The rectifying element 105 is driven by supplying a current or a voltage to the rectifying element 105 from an external circuit such as a current source or a voltage source connected to the metal pads 106 and 107. The external circuit adjusting a voltage or a current and the rectifying element 105 are connected to the metal pads 106 and 107 in accordance with any of various methods such as wire bonding. FIG. 3 illustrates a cross-sectional view along the line b-b′ of FIG. 1. As illustrated in FIG. 3, the substrate 109 on which the loop antenna 111 and the like are formed and a substrate 134 on which a circuit (not illustrated) adjusting a voltage or a current is formed are joined via an adhesive 131. Through electrodes 132 penetrating through the substrate 109 are formed on the rear surfaces (surfaces in the lower direction of the sheet surface of FIG. 3) of the metal pads 106 and 107. The through electrode 132 and the substrate 109 are insulated by an insulating film 133, and the substrate 109 is connected to an electrically floating or general ground (GND) potential. The through electrode 132 is electrically connected to an electrode 135 formed on the substrate 134 and the rectifying element 105 can be driven by a circuit on the substrate 134.

Terahertz waves incident from the surface of the substrate 109 (the surface in the upper direction of the sheet surface of FIG. 3) are received by the loop antenna 111 and the rectifying element 105 connected to the loop antenna 111 generates a wave detection current. The generated wave detection current flows to a circuit (not illustrated) formed on the substrate 134 via the through electrode 132. This circuit performs processing to convert the flowing current into a voltage value or processing such as signal amplification and outputs a signal to an input and output terminal (not illustrated).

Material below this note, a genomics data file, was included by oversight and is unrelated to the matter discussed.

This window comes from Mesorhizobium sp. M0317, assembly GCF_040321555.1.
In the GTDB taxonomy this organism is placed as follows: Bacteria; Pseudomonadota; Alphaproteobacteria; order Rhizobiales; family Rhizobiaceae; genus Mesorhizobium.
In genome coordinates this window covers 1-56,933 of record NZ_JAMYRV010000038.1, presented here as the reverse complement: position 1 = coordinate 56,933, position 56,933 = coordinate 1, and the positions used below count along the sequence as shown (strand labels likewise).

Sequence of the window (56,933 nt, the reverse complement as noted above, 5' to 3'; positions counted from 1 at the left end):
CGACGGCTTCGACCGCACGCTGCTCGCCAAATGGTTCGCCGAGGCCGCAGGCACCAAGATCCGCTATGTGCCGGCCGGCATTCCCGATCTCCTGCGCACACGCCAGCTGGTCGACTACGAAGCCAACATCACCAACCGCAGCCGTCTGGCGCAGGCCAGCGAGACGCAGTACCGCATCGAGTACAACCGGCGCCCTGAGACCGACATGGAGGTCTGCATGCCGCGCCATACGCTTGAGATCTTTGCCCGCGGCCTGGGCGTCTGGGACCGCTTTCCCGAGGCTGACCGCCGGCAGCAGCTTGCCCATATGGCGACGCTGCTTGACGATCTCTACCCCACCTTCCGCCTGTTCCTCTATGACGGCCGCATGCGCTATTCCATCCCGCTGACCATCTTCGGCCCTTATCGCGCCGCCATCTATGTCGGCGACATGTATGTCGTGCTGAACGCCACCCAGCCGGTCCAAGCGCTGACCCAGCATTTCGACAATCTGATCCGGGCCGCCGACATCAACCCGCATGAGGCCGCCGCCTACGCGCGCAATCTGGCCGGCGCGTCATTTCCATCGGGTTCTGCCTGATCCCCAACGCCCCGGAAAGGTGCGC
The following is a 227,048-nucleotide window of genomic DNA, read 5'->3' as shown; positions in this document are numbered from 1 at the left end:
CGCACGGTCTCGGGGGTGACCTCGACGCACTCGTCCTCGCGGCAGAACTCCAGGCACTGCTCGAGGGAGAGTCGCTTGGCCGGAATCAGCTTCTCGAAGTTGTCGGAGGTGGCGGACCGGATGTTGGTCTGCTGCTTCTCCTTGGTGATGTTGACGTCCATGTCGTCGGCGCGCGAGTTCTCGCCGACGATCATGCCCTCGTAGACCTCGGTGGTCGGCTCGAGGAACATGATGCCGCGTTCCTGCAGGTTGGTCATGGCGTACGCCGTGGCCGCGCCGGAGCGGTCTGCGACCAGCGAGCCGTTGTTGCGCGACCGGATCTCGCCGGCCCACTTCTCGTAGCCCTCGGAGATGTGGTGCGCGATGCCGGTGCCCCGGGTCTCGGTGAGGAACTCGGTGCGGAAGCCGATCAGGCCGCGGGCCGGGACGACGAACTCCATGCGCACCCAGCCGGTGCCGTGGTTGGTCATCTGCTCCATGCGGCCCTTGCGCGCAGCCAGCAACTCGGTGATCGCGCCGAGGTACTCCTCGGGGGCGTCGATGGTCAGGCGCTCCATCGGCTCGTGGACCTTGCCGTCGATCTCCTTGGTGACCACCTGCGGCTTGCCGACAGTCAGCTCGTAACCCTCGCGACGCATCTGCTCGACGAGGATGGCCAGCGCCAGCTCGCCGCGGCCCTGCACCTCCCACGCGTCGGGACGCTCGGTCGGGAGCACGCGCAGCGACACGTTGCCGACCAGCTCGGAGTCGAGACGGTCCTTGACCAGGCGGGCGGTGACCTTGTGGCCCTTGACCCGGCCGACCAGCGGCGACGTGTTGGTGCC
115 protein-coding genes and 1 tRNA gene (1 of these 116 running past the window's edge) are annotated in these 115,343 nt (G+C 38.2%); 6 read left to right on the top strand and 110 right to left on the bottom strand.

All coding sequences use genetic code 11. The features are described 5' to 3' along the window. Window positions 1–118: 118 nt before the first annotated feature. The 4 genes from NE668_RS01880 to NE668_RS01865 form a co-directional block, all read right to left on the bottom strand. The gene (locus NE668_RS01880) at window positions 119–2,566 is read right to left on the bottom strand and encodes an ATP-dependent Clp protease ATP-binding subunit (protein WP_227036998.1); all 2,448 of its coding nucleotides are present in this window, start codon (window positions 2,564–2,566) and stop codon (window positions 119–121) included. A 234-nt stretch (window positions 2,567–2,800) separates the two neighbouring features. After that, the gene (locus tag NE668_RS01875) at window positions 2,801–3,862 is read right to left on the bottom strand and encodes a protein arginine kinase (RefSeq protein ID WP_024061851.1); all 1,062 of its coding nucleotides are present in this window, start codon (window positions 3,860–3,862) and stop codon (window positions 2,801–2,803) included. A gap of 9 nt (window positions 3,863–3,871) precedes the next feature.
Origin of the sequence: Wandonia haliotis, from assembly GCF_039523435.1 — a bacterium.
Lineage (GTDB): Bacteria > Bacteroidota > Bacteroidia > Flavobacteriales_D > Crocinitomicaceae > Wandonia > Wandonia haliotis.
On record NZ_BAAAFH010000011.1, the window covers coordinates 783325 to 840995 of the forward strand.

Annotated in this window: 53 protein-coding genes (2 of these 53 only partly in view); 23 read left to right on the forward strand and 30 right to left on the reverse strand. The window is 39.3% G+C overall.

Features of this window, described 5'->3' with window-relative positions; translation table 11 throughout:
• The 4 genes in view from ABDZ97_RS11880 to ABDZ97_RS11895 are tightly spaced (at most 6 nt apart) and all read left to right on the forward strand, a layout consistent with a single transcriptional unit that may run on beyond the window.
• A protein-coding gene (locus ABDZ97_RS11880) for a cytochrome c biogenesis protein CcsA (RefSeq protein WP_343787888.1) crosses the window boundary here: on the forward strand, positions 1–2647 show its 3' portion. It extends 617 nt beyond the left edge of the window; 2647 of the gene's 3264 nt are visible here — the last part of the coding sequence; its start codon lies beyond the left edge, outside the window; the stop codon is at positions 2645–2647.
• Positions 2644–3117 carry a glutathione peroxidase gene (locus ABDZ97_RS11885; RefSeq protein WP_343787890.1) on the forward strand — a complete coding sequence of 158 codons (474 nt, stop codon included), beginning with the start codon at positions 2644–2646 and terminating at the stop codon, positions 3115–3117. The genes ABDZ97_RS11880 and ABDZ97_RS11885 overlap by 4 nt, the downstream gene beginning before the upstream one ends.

As illustrated in FIG. 1, a facing section 108 in which the metal films 101 and 102 are mutually coupled by capacitive coupling and inductive coupling is formed in at least parts of the metal films 101 and 102. Thus, the metal films 101 and 102 and the rectifying element 105 are coupled at the facing section 108 to form the high-frequency loop antenna 111 at a high frequency. It is more preferable to form the facing section 108 so that a node of a current density distribution on the loop antenna 111 is included at the time of a resonant state of the loop antenna 111. In such a configuration, it is possible to further stabilize the resonant frequency or the radiation direction of the loop antenna 111. The node of the current density distribution on the loop antenna 111 is also a position at which a current value of a current applied to the loop antenna 111 is the minimum. The node of the current density distribution can be calculated using impedance of the rectifying element 105 electrically connected to the loop antenna 111, the thickness and the dielectric constant of the insulating film 110 electrically insulating the loop antenna 111 from the substrate 109, and the dielectric constant of the substrate 109.